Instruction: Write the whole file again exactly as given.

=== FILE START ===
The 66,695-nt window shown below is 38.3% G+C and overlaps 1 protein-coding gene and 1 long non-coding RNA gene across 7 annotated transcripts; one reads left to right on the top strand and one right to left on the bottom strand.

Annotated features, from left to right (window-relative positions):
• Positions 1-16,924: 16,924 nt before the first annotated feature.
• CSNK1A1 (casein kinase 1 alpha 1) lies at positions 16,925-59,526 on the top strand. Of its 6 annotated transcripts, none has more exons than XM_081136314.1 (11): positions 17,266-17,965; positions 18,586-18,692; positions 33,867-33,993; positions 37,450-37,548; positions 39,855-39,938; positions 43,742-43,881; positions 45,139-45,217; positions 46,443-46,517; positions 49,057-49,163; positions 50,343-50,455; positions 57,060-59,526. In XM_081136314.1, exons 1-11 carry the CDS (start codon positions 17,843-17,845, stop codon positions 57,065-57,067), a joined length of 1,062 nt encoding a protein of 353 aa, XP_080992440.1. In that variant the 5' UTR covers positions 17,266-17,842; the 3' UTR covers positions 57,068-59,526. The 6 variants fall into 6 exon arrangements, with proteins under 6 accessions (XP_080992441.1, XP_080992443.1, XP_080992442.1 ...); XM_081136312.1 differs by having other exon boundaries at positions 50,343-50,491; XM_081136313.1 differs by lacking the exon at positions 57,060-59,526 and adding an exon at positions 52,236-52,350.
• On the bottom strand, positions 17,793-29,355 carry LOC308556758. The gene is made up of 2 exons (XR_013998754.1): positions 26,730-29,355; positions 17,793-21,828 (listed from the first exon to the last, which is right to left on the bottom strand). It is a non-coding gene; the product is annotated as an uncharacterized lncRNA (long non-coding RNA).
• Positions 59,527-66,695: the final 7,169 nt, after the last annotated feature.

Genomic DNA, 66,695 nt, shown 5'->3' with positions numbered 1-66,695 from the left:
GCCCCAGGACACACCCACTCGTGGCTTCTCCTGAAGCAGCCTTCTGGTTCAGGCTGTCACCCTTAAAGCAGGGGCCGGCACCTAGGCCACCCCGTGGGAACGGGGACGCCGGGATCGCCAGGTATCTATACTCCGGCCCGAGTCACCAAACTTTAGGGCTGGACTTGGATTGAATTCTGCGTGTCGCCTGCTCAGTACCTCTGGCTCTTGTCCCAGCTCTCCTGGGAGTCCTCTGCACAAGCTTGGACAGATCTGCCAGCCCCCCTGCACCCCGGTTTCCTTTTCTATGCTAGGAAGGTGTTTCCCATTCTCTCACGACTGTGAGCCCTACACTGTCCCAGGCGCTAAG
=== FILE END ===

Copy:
The 66,695-nt window shown below is 38.3% G+C and overlaps 1 protein-coding gene and 1 long non-coding RNA gene across 7 annotated transcripts; one reads left to right on the top strand and one right to left on the bottom strand.

Annotated features, from left to right (window-relative positions):
• Positions 1-16,924: 16,924 nt before the first annotated feature.
• CSNK1A1 (casein kinase 1 alpha 1) lies at positions 16,925-59,526 on the top strand. Of its 6 annotated transcripts, none has more exons than XM_081136314.1 (11): positions 17,266-17,965; positions 18,586-18,692; positions 33,867-33,993; positions 37,450-37,548; positions 39,855-39,938; positions 43,742-43,881; positions 45,139-45,217; positions 46,443-46,517; positions 49,057-49,163; positions 50,343-50,455; positions 57,060-59,526. In XM_081136314.1, exons 1-11 carry the CDS (start codon positions 17,843-17,845, stop codon positions 57,065-57,067), a joined length of 1,062 nt encoding a protein of 353 aa, XP_080992440.1. In that variant the 5' UTR covers positions 17,266-17,842; the 3' UTR covers positions 57,068-59,526. The 6 variants fall into 6 exon arrangements, with proteins under 6 accessions (XP_080992441.1, XP_080992443.1, XP_080992442.1 ...); XM_081136312.1 differs by having other exon boundaries at positions 50,343-50,491; XM_081136313.1 differs by lacking the exon at positions 57,060-59,526 and adding an exon at positions 52,236-52,350.
• On the bottom strand, positions 17,793-29,355 carry LOC308556758. The gene is made up of 2 exons (XR_013998754.1): positions 26,730-29,355; positions 17,793-21,828 (listed from the first exon to the last, which is right to left on the bottom strand). It is a non-coding gene; the product is annotated as an uncharacterized lncRNA (long non-coding RNA).
• Positions 59,527-66,695: the final 7,169 nt, after the last annotated feature.

Genomic DNA, 66,695 nt, shown 5'->3' with positions numbered 1-66,695 from the left:
GCCCCAGGACACACCCACTCGTGGCTTCTCCTGAAGCAGCCTTCTGGTTCAGGCTGTCACCCTTAAAGCAGGGGCCGGCACCTAGGCCACCCCGTGGGAACGGGGACGCCGGGATCGCCAGGTATCTATACTCCGGCCCGAGTCACCAAACTTTAGGGCTGGACTTGGATTGAATTCTGCGTGTCGCCTGCTCAGTACCTCTGGCTCTTGTCCCAGCTCTCCTGGGAGTCCTCTGCACAAGCTTGGACAGATCTGCCAGCCCCCCTGCACCCCGGTTTCCTTTTCTATGCTAGGAAGGTGTTTCCCATTCTCTCACGACTGTGAGCCCTACACTGTCCCAGGCGCTAAG